Chazal, however, in the Mekhilta and the Mishna (Pei’a 8:9), explain this verse differently, as warning of visual impairment as the punishment for accepting bribes.  In the Mishna’s words, “Any judge who takes a bribe and distorts the sentence does not die of old age before his eyes are impaired.”
            Rav Pinchas Chaim Horwitz, in Beit Pinchas, offers an explanation for why visual impairment is regarded as an appropriate punishment for accepting bribes.  Vision, he writes, is associated with the power of inquiry.  It signifies the process of studying, probing and searching for the truth.  One who accepts a bribe willfully surrenders this unique power which we have been granted.  When a judge takes a bribe, he makes the decision to reach conclusions without exercising his “vision,” without utilizing his intellectual capabilities, his power to investigate and research.  And for this reason, Rav Horwitz suggests, the sin of bribery is associated with visual impairment – because one who accepts a bribe voluntarily shuts down his “vision.”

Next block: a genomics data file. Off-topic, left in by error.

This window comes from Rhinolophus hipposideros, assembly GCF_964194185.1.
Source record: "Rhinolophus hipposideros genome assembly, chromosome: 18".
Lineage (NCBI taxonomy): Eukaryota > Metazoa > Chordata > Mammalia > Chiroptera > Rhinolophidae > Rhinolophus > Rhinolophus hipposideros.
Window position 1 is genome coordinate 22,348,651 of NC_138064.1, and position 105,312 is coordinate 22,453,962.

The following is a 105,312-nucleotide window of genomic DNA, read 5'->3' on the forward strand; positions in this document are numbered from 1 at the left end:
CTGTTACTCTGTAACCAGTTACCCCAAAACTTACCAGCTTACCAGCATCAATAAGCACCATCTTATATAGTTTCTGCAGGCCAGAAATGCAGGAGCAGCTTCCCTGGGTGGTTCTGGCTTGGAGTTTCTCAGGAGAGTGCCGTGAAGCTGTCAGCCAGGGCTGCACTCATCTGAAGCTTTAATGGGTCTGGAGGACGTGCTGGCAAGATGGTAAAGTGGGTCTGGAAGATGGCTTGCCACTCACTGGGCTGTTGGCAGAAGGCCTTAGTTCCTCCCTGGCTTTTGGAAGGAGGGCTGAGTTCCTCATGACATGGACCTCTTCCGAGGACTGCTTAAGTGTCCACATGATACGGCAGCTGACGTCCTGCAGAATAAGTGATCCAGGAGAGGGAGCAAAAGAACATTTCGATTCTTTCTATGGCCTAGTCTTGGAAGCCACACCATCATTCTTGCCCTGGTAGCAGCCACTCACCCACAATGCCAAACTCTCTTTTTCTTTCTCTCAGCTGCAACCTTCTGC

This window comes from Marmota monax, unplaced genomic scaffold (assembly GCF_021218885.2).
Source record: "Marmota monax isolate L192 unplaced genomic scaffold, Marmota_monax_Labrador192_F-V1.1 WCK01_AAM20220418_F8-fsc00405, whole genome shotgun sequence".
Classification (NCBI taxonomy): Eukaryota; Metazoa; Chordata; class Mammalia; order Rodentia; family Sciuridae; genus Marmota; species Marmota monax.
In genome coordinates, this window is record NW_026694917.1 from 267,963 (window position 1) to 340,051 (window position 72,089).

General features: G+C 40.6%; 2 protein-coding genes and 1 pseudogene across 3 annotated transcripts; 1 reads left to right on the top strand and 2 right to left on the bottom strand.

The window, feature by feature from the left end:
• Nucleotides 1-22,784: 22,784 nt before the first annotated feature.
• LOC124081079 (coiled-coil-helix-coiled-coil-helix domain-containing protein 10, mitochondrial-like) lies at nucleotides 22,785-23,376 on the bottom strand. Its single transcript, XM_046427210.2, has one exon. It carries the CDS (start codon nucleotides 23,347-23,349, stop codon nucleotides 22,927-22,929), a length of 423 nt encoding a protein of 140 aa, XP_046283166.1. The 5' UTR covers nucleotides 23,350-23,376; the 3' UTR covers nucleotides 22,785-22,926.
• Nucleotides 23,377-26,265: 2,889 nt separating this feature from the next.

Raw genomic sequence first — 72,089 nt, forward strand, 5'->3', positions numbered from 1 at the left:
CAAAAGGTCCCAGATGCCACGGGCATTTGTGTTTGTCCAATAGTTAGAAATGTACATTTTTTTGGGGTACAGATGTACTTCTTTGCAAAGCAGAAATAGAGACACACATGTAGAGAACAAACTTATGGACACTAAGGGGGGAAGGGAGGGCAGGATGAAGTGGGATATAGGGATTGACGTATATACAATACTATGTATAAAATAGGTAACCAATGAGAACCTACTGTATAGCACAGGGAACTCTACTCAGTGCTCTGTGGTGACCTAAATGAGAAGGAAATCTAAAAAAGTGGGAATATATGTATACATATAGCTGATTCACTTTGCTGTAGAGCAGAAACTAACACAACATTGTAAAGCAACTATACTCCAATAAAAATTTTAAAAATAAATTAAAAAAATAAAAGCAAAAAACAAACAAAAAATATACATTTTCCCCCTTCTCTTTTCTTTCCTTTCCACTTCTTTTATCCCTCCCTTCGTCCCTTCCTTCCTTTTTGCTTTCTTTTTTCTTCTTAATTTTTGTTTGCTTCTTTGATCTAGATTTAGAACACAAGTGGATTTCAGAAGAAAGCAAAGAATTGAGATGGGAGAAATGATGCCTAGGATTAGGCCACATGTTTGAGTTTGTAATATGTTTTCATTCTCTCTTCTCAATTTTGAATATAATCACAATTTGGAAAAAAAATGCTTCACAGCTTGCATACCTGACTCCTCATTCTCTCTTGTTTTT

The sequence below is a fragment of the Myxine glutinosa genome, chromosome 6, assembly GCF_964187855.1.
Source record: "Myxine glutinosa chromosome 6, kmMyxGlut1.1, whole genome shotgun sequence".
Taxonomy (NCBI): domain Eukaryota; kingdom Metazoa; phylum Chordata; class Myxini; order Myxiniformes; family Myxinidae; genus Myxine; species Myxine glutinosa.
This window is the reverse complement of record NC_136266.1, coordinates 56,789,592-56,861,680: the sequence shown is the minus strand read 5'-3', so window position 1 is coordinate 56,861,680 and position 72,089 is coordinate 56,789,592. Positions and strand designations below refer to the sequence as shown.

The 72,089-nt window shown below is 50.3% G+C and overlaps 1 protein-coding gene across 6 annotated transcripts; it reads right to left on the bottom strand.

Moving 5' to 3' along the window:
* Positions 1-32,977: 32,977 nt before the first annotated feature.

This concept applies not only to a judge’s decisions in the courtroom, but to all the important decisions we need to make over the course of our lives.  We have been given a precious gift – our “vision,” our intellect, our ability to collect information, which enables us to reach sound, intelligent decisions.  Of course, this capability is limited, and, as human beings, we are bound to occasionally err and make wrong decisions.  But what we must ensure to avoid is the temptation to “blind” our vision, to reach decisions based on interests other than thorough and objective reasoning.  We “blind” ourselves when we allow ourselves to be “bribed” by convenience, reaching impulsive decisions without taking the time to properly study and inquire about the subject, or by personal biases and predispositions which we feel uncomfortable challenging.  The prohibition against taking bribes is a warning to approach all decisions as objectively as we can, to utilize our great power of “vision” to carefully and patiently think through every important matter we encounter, so we can make the decisions that best advance the goal of living a proper Torah life.